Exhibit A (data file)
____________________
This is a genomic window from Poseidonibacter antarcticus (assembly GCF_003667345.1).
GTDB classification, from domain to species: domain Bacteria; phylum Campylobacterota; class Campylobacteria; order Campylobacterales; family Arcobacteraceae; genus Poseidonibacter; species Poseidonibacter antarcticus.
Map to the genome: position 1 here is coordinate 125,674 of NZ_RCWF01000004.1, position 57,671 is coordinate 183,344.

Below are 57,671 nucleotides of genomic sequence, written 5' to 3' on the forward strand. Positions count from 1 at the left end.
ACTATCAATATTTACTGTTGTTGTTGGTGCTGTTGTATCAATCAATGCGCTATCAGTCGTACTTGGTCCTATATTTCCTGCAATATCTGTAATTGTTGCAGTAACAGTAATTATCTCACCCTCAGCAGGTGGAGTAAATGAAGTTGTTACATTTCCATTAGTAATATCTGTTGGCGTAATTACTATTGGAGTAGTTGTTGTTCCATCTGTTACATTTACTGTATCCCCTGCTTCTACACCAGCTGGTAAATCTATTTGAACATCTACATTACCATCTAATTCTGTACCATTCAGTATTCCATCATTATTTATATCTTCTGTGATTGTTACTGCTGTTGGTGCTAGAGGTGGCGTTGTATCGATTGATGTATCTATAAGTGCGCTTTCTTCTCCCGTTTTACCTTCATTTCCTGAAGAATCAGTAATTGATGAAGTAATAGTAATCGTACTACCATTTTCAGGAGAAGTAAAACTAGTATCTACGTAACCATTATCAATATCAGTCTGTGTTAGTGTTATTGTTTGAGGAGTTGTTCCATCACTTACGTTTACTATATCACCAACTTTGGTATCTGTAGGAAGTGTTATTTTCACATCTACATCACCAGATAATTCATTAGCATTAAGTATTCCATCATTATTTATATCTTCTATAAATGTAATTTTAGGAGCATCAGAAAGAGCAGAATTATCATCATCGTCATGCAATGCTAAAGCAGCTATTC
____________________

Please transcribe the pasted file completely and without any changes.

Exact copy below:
This is a genomic window from Poseidonibacter antarcticus (assembly GCF_003667345.1).
GTDB classification, from domain to species: domain Bacteria; phylum Campylobacterota; class Campylobacteria; order Campylobacterales; family Arcobacteraceae; genus Poseidonibacter; species Poseidonibacter antarcticus.
Map to the genome: position 1 here is coordinate 125,674 of NZ_RCWF01000004.1, position 57,671 is coordinate 183,344.

Below are 57,671 nucleotides of genomic sequence, written 5' to 3' on the forward strand. Positions count from 1 at the left end.
ACTATCAATATTTACTGTTGTTGTTGGTGCTGTTGTATCAATCAATGCGCTATCAGTCGTACTTGGTCCTATATTTCCTGCAATATCTGTAATTGTTGCAGTAACAGTAATTATCTCACCCTCAGCAGGTGGAGTAAATGAAGTTGTTACATTTCCATTAGTAATATCTGTTGGCGTAATTACTATTGGAGTAGTTGTTGTTCCATCTGTTACATTTACTGTATCCCCTGCTTCTACACCAGCTGGTAAATCTATTTGAACATCTACATTACCATCTAATTCTGTACCATTCAGTATTCCATCATTATTTATATCTTCTGTGATTGTTACTGCTGTTGGTGCTAGAGGTGGCGTTGTATCGATTGATGTATCTATAAGTGCGCTTTCTTCTCCCGTTTTACCTTCATTTCCTGAAGAATCAGTAATTGATGAAGTAATAGTAATCGTACTACCATTTTCAGGAGAAGTAAAACTAGTATCTACGTAACCATTATCAATATCAGTCTGTGTTAGTGTTATTGTTTGAGGAGTTGTTCCATCACTTACGTTTACTATATCACCAACTTTGGTATCTGTAGGAAGTGTTATTTTCACATCTACATCACCAGATAATTCATTAGCATTAAGTATTCCATCATTATTTATATCTTCTATAAATGTAATTTTAGGAGCATCAGAAAGAGCAGAATTATCATCATCGTCATGCAATGCTAAAGCAGCTATTC